Column, Mountain Meditation

Mountain Meditation: Building a Killington Dream Lodge: Part 4

Flat tires, Dad’s right hand tomboy, roof leaks ad infinitum

The year Dad bought two acres in Killington was when my older brother, Jack, left home for the University of New Hampshire to study forestry. Our brother Billie played high school football and wasn’t free to join us most weekends. So Mom, Dad, our lab Black Star of Highland, and I headed north to our Green Mountain wilderness, unless we’d convinced a friend to come along on the (working) adventure of a lifetime.

En route to Vermont on our weekly pilgrimage to build our ski lodge in Killington, a flat tire was not infrequent since our station wagon doubled as a Mac truck. Dad constantly searched for good second hand tires that could withstand another year. Once ours were bare and no longer had tread, the time had arrived for the next “new” pair. Dad played a tire juggling act.

A flat tire was a major production, but Dad was prepared with all the right gear. He put out flare but the car was so full, it took us half an hour to access the spare. As giant trucks and cars sped by, we unloaded boxes, suitcases and furniture on grass or pavement, backroad or highway, either by night or by day. It was hard enough in the daylight, but in the dark, it was treacherous and easy to lose things by the side of the road. I held the flashlight and lug nuts while Dad did all of the hard dirty work. We managed to finish the job and head north, arriving in Killington late at night.

However, when an engine issue arose that mechanically-savvy Daddy couldn’t fix, we slept in the car in a gas station parking lot until the mechanic showed up. After repairs, we raced onward to Killington so all of our Saturday wouldn’t be lost.

Once we began spending weekends in Vermont, due to necessity, I was Dad’s right hand man. I was often the other guy on two-man jobs. Luckily, I was a tomboy at heart and loved this. Mom was fed up and had run out of patience, standing and waiting in heat or rain, shivering in cold or bracing against wind, while Dad tightened or replaced one thing or another. So, I was relegated the tasks she refused.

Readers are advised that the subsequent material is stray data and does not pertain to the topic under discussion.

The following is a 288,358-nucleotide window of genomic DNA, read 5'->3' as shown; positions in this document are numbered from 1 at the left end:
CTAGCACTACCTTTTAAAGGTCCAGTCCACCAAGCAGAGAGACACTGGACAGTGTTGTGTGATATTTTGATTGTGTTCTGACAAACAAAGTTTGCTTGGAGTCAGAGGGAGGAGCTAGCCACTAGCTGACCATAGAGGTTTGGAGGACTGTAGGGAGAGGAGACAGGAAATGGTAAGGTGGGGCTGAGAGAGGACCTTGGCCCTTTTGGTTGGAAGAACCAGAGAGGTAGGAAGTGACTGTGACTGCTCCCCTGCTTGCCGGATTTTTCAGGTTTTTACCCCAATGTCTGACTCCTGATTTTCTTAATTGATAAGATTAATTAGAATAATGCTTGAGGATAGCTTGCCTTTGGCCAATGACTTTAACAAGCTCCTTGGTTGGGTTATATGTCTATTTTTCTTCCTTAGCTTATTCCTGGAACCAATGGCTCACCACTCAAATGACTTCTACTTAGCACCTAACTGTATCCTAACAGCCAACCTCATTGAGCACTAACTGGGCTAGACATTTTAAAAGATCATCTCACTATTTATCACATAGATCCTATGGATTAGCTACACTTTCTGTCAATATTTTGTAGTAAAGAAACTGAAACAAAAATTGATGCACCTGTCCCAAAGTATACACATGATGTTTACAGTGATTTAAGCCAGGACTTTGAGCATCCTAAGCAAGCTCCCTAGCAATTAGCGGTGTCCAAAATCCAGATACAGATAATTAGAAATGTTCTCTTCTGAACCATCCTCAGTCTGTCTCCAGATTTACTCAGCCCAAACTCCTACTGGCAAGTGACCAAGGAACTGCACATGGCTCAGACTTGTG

I became accustomed to holding Dad’s wrench, flashlight, screw driver, crowbar, etcetera. I didn’t mind terribly. I liked helping Dad, but it was often uncomfortable and tired me out, leaning over engines until my ribs hurt, bending under chassis while avoiding the oil, or holding the other end of whatever. I would have preferred continuing to play, but I didn’t want to hurt Daddy’s feelings, abandon him, or slow progress down. So, I carried on like a trooper.

Besides, I felt sorry for Dad, who worked all the time repairing what broke in both New Jersey and Vermont—our car, washer, dryer, plumbing, electrical, mechanical gadgets and fixtures. One day I asked, “Daddy, aren’t you sick and tired of fixing everything that is kaput?”

“No, honey-bunch. I love to figure out what’s wrong and what it takes to make it work.”

That’s when I knew Daddy didn’t need my pity. He just needed me to hold the flashlight. “I guess that’s what makes engineers tick.”

“Yes, sir-ee Bob!” Dad agreed.

Raising three kids with college aspirations (the eldest, a freshman at UNH), steep taxes and mortgage on our Upper Montclair home made building a second home in Vermont a luxury requiring a very tight budget. Dad’s salary and Mom’s piano lessons (for extra wishes and unplanned expenses) barely covered family expenses. So, Dad planned and researched our Vermont building process and spread out expenses, one week at a time. Reclaimed materials and sales helped. But he was also a perfectionist and made certain each step in the process measured up.

That’s why we assumed we’d be safe from rain, ice, and snow with our temporary roof, but boy, oh boy, were we ever wrong. It was well built for a tar paper roof, but since it was flat, moisture remained. Each weekend we found more cracks in the junctions and leaks in old and new crevices. Any activity up top was perilous for the fragile seams and tar paper, especially in cold weather when it became brittle and cracked easily.

When the weather cleared up, I climbed onto the roof to follow directions Dad yelled from below. He knocked with a hammer where the ceiling was leaking. I circled the spots with pencil marks. Once the sun re-emerged and the roof dried out, we spread gooey tar on the seams and pin holes with our  fingers crossed we’d stop all the leaks. Often a crack or leak was nearby, but channeled out of sight to mysterious dripping. We had to be exact, but it was hard to tell, and so the battle with leaks continued….

Mom’s friends in New Jersey were very curious about our weekend disappearances to Vermont to build the “Vermontclair” ski lodge.

When they asked her, “Do you have running water?” Mom replied, “Why, yes, when it rains!”

So, we ran around with buckets and pails as fast as we could when we spotted more drips for the years our temporary roof remained.

Marguerite Jill Dye is an artist and writer who divides her time between Killington and Florida.

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